BLOG: Man of Vision
Updated: Mar 31
March, where did you go?
It literally blew by for me. Probably because I've been immersing myself in the research and writing of my next novel. For the rest of this year, whenever I write a blog myself, I'll be sharing insights into my next work. Entries may include places of interest surrounding the story I'm working on, or I might blog about a person, event, or even a concept pertaining to pertinent material. Hopefully they'll serve as thought- provoking tidbits on a subject I'm surrounded by, here at home in Virginia: American History.
This week, I'm sharing information on a person of great importance as a founding-father here in the US: Thomas Jefferson. Specifically, I want to spotlight Jefferson's vision for the West. I've been so intrigued by this man and the wealth of wisdom and knowledge he possessed. However, I'm also aware of his weaknesses.
Jefferson's illustrious list of accomplishments included having an active role in the House of Burgesses prior to the American Revolution. Once the rift opened between Great Britain and the American colonies, he served in the Continental Congress, and was the author of the Declaration of Independence in 1776. He served two terms as Governor of Virginia as the Revolution came to a close, was Secretary of State during Washington's presidency, Vice-President under John Adams, and became President himself beginning in 1801. He was surrounded by influential and enigmatic men of his time and he himself was a man of powerful intellect, wit, loved reading, music, and possessed a love of the natural world.
Stephen Ambrose, author of Undaunted Courage claims that Jefferson's passion for nature and his curiosity to explore the uncharted American West started as early as 1750. That would have made him an inquisitive seven-year old boy, first conceiving of the notion that unknown parts of North America warranted serious exploration. By the time he was President, however, the newly created, burgeoning US had expanded its frontiers from western Virginia and the Ohio Valley clear to the small but vital town of St. Louis along the Mississippi and very near the flows of the northwestward Missouri. In the early 19th century, claims to any lands south, west, or even north of St. Louis could have been contested. Spain declared for much of the southwestern areas as well as portions of the extreme southeast, France had their thumb on New Orleans and much of the land clear to St. Louis, along with northwestern Canada, and Great Britain was a prominent presence in what is now the Dakotas on up into central and western Canada. Pretty much, the landscape was a wild-card--EXCEPT to Native Americans, who had held ownership since pre-historic times. Although, most native nations didn't consider land a thing to be "owned". But that's another blog for another time!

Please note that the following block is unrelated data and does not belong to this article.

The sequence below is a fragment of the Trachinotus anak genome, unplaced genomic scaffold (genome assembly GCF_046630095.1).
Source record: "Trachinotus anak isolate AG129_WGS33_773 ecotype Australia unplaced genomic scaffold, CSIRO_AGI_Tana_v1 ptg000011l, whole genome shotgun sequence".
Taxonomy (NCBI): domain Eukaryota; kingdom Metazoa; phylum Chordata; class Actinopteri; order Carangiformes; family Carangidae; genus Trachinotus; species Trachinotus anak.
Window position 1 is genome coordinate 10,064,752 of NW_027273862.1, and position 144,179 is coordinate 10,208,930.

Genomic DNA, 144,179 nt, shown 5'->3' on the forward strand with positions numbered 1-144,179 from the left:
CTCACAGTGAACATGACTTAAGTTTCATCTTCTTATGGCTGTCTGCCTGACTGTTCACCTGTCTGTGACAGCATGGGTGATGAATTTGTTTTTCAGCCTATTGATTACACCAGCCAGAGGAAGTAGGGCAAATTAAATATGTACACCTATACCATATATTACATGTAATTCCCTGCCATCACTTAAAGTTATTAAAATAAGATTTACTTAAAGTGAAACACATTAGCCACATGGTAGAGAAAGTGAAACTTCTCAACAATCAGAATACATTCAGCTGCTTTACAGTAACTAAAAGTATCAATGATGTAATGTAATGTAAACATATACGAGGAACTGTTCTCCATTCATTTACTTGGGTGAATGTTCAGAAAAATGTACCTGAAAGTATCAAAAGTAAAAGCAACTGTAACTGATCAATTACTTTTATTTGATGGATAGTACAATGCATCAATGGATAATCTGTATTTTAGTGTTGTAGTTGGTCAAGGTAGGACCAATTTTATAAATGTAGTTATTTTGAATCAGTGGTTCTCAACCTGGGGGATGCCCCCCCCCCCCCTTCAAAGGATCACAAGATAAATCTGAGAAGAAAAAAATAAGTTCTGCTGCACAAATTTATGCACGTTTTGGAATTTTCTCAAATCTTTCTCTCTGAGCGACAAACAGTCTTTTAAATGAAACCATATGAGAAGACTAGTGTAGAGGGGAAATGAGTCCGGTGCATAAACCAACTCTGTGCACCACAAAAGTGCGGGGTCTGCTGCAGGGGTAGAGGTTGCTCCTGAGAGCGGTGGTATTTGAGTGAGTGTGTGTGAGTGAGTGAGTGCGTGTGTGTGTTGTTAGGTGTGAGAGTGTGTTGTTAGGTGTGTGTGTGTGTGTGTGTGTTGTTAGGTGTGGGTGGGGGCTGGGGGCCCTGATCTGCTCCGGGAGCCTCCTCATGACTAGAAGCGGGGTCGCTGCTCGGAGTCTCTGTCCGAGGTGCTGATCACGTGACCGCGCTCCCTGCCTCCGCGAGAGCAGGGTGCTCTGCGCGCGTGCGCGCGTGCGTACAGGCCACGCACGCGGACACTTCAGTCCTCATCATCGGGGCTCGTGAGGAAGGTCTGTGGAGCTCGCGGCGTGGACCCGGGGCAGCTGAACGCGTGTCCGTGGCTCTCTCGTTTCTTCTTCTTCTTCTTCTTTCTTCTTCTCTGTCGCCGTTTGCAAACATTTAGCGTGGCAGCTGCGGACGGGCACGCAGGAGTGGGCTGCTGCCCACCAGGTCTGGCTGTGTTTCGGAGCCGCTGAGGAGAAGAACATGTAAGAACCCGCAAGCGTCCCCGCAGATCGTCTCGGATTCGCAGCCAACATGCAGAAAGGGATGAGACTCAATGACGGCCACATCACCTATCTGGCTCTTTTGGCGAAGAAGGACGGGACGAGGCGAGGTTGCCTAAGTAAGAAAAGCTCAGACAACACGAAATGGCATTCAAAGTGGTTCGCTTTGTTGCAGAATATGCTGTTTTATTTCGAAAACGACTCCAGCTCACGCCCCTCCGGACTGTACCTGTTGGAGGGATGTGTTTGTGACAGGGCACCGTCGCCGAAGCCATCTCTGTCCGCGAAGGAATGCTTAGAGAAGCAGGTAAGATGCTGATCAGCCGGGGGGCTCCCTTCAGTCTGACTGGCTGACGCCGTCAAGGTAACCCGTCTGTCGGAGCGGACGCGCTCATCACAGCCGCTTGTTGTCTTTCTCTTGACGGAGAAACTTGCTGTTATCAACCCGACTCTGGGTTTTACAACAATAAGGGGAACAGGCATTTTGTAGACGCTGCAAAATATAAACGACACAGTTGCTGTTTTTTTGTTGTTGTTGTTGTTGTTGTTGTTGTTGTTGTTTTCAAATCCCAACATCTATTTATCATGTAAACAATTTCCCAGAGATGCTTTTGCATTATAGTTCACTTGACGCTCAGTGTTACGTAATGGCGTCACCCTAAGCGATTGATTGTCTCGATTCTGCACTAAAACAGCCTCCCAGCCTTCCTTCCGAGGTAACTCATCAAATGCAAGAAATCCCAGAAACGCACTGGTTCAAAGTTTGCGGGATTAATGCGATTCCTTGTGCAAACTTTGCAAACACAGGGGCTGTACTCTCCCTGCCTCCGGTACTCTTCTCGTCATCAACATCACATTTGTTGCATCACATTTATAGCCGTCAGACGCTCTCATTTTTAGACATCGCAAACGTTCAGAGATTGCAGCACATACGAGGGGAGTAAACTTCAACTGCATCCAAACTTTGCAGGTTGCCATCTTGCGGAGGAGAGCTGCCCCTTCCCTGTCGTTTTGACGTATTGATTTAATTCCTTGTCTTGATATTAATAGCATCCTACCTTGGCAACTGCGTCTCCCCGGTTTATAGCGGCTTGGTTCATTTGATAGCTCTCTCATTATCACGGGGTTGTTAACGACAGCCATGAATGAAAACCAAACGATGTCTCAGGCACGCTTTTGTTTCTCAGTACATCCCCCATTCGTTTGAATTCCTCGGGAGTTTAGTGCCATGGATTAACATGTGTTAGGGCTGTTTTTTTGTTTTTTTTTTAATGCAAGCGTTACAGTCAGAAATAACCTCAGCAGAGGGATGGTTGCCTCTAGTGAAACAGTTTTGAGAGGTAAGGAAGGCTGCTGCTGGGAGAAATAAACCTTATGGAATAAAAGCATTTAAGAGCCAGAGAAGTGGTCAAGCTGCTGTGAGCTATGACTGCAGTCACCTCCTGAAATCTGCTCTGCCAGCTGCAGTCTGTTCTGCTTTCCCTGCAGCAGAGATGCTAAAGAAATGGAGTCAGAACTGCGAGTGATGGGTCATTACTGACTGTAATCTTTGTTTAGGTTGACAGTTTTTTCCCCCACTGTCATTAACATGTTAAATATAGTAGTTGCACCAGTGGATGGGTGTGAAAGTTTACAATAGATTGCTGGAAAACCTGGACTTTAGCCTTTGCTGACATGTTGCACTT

Once Jefferson became President, he appointed one of his Virginia neighbors as his personal secretary. This young man's name was Meriwether Lewis and Jefferson became increasingly impressed with him as time went on. In 1803, Jefferson convinced Congress to authorize the purchase of an immense land mass previously owned by France. Napoleon was desperate to pay for his many battles all over Europe, and (according to Wikipedia) the US paid France approximately $15 million dollars for this allotment, which factored out to be only about $18--not per acre-- but per SQUARE MILE!!! In other words, the US got a steal of a deal!
Jefferson seized this opportunity, and turned to his secretary for help, appointing Meriwether Lewis to head up an expedition to seek a waterway clear to the Pacific coast. Nobody knew if one existed, but at last Jefferson had the means to find out. His goal was to promote peace throughout the native tribes, find a passage through to the Pacific--if one existed (which didn't happen), discover new species of flora and fauna, and pretty much make this exploration a declaration of sorts that this land was not to be British, French, or Spanish, but AMERICAN.
By 1804, Lewis had requested the aid of a friend from his former military years--William Clark--and together these two men formed the Lewis & Clark Expedition--the Corps of Discovery. Remarkably, they made it all the way to the Pacific without having to war with a single native tribe. Though they did face mistrust among many Native Americans they came across, along with some white men they encountered, as well as theft of their property, physical privations, and the loss of one expedition member (probably due to appendicitis), never had an expedition been as much of a success to determine the future of a country's geography and expansion as that of Lewis & Clark.
Yes, Jefferson was a man of his time, and I must also acknowledge his weaknesses. He owned slaves, and even fathered slave children. That was a depressing reality of 18th and 19th century America. In fact, lets be honest--slavery remains as one of mankind's most horrific tragedies of character. But that being said, Jefferson was also a renaissance man of vision and purpose, who wanted to give his new nation opportunity to open the West. Really, it would be the Native Americans who were bound to suffer in the next several chapters of the new land's story. But Native peoples also had powerful roles in the story of westward expansion, as did African Americans. Even a woman named Sacagawea (Bird Woman in her Shoshone language) helped guide Lewis and Clark to the Pacific.
I will end by stating that one man's vision--that of Thomas Jefferson--paved the way for the phenomenon of Western fever in America. Had it not been for his interest, foresight, and action at the right time, maps of America would probably look a lot different today.